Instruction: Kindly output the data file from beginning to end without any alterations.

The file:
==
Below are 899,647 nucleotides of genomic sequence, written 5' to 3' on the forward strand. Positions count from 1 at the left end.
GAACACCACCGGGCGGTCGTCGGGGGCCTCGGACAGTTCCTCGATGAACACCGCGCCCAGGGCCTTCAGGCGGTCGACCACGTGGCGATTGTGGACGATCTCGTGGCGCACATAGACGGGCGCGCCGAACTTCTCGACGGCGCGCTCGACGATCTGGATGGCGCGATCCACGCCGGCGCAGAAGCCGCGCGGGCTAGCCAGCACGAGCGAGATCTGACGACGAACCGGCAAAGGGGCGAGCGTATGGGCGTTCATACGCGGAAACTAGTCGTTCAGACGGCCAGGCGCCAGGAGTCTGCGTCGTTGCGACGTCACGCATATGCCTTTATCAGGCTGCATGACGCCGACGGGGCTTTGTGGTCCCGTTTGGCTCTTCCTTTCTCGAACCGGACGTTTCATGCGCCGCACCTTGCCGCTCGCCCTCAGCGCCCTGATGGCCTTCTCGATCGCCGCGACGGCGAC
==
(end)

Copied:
Below are 899,647 nucleotides of genomic sequence, written 5' to 3' on the forward strand. Positions count from 1 at the left end.
GAACACCACCGGGCGGTCGTCGGGGGCCTCGGACAGTTCCTCGATGAACACCGCGCCCAGGGCCTTCAGGCGGTCGACCACGTGGCGATTGTGGACGATCTCGTGGCGCACATAGACGGGCGCGCCGAACTTCTCGACGGCGCGCTCGACGATCTGGATGGCGCGATCCACGCCGGCGCAGAAGCCGCGCGGGCTAGCCAGCACGAGCGAGATCTGACGACGAACCGGCAAAGGGGCGAGCGTATGGGCGTTCATACGCGGAAACTAGTCGTTCAGACGGCCAGGCGCCAGGAGTCTGCGTCGTTGCGACGTCACGCATATGCCTTTATCAGGCTGCATGACGCCGACGGGGCTTTGTGGTCCCGTTTGGCTCTTCCTTTCTCGAACCGGACGTTTCATGCGCCGCACCTTGCCGCTCGCCCTCAGCGCCCTGATGGCCTTCTCGATCGCCGCGACGGCGAC